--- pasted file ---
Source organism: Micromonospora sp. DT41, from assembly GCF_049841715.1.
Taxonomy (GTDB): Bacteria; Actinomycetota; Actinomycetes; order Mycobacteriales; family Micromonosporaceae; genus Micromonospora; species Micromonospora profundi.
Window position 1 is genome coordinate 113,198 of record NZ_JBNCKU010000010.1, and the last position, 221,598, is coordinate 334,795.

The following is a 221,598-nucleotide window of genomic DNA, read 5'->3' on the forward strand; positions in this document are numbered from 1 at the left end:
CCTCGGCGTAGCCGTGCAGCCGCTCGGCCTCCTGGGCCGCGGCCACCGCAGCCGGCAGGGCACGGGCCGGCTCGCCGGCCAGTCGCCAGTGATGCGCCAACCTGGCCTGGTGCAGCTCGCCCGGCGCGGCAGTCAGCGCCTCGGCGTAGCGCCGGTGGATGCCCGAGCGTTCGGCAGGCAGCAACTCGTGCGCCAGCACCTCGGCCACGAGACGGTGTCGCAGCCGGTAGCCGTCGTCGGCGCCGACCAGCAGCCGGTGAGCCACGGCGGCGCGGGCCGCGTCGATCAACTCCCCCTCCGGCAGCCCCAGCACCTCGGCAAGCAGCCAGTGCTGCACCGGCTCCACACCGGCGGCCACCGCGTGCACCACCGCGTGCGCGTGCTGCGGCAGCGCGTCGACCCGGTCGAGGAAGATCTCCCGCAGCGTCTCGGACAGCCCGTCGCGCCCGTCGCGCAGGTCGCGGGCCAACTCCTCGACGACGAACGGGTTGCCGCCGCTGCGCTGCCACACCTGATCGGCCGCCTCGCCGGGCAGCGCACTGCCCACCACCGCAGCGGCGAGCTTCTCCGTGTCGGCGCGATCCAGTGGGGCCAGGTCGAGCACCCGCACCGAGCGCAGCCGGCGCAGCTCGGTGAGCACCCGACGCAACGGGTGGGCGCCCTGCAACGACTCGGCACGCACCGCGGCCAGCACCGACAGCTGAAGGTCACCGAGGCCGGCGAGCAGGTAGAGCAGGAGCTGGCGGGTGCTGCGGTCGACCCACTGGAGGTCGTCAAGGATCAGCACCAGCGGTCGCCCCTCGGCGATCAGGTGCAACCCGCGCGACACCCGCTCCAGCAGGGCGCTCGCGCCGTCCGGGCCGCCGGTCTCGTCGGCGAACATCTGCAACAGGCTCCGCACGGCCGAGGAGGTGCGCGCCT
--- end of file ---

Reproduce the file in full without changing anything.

Source organism: Micromonospora sp. DT41, from assembly GCF_049841715.1.
Taxonomy (GTDB): Bacteria; Actinomycetota; Actinomycetes; order Mycobacteriales; family Micromonosporaceae; genus Micromonospora; species Micromonospora profundi.
Window position 1 is genome coordinate 113,198 of record NZ_JBNCKU010000010.1, and the last position, 221,598, is coordinate 334,795.

The following is a 221,598-nucleotide window of genomic DNA, read 5'->3' on the forward strand; positions in this document are numbered from 1 at the left end:
CCTCGGCGTAGCCGTGCAGCCGCTCGGCCTCCTGGGCCGCGGCCACCGCAGCCGGCAGGGCACGGGCCGGCTCGCCGGCCAGTCGCCAGTGATGCGCCAACCTGGCCTGGTGCAGCTCGCCCGGCGCGGCAGTCAGCGCCTCGGCGTAGCGCCGGTGGATGCCCGAGCGTTCGGCAGGCAGCAACTCGTGCGCCAGCACCTCGGCCACGAGACGGTGTCGCAGCCGGTAGCCGTCGTCGGCGCCGACCAGCAGCCGGTGAGCCACGGCGGCGCGGGCCGCGTCGATCAACTCCCCCTCCGGCAGCCCCAGCACCTCGGCAAGCAGCCAGTGCTGCACCGGCTCCACACCGGCGGCCACCGCGTGCACCACCGCGTGCGCGTGCTGCGGCAGCGCGTCGACCCGGTCGAGGAAGATCTCCCGCAGCGTCTCGGACAGCCCGTCGCGCCCGTCGCGCAGGTCGCGGGCCAACTCCTCGACGACGAACGGGTTGCCGCCGCTGCGCTGCCACACCTGATCGGCCGCCTCGCCGGGCAGCGCACTGCCCACCACCGCAGCGGCGAGCTTCTCCGTGTCGGCGCGATCCAGTGGGGCCAGGTCGAGCACCCGCACCGAGCGCAGCCGGCGCAGCTCGGTGAGCACCCGACGCAACGGGTGGGCGCCCTGCAACGACTCGGCACGCACCGCGGCCAGCACCGACAGCTGAAGGTCACCGAGGCCGGCGAGCAGGTAGAGCAGGAGCTGGCGGGTGCTGCGGTCGACCCACTGGAGGTCGTCAAGGATCAGCACCAGCGGTCGCCCCTCGGCGATCAGGTGCAACCCGCGCGACACCCGCTCCAGCAGGGCGCTCGCGCCGTCCGGGCCGCCGGTCTCGTCGGCGAACATCTGCAACAGGCTCCGCACGGCCGAGGAGGTGCGCGCCT